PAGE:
Book Category: Creative, Motivational,

The Creative Habit: Learn It and Use It for Life (book summary)

Author: Twyla Tharp
Life Changing Principles
Quality of Writing
Overall Value
pros: Very insightful and practical, lots of great takeaways
cons: A bit basic in a few places
overall rating


Tharp provides some powerful insight on how to be more creative by stressing that it is an intentional process built around great habits.


  • The best creativity is a result of good work habits.
  • There are no “natural” geniuses.
  • In order to be creative you have to know how to prepare to be creative.
  • If art is the bridge between what you see in your mind and what the world sees, then skill is how you build that bridge.
  • Everything is raw material. Everything is relevant. Everything is usable. Everything feeds into my creativity.
  • To get the creative habit, you need a working environment that’s habit-forming.
  • Subtracting your dependence on some of the things you take for granted increases your independence.
  • Solitude is an unavoidable part of creativity. Self-reliance is a happy by-product.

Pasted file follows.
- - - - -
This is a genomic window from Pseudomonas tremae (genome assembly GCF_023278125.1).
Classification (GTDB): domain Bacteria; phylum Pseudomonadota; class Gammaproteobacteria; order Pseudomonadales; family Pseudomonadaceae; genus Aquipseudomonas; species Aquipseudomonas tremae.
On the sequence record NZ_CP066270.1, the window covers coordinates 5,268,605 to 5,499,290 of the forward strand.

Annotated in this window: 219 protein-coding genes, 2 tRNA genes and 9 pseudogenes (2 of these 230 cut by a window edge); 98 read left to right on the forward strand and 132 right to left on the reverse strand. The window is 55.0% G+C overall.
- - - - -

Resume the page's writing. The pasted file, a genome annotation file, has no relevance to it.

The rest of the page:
• We all have strands of creative code hard-wired into our imaginations.
  • Venturing out of your comfort zone may be dangerous, yet you do it anyway because our ability to grow is directly proportional to an ability to entertain the uncomfortable.
  • Metaphor is the lifeblood of all art.
  • Habitually creative people are, in E. B. White’s phrase, “prepared to be lucky.”
  • Inexperience erases fear.
  • You do your best work after your biggest disasters.


  • There is no ideal condition for creativity. Make it easy on yourself and don’t overthink it.
  • Eliminate distractions.
  • Don’t forget the difference between the narrative and plot. Plot is “The queen died; the king died.” Narrative is “The queen died; the king died of a broken heart.”
  • Plan only to a point.


“Every day you don’t practice you’re one day further from being good.” – Ben Hogan

“The most important thing is not what the author or artist had in mind to begin with but at what point he decided to stop.” – D.W. Harding

“Each day, we wake slightly altered, and the person we were yesterday is dead.” – John Updike

“Good engineers ship.” – Tracy Kidder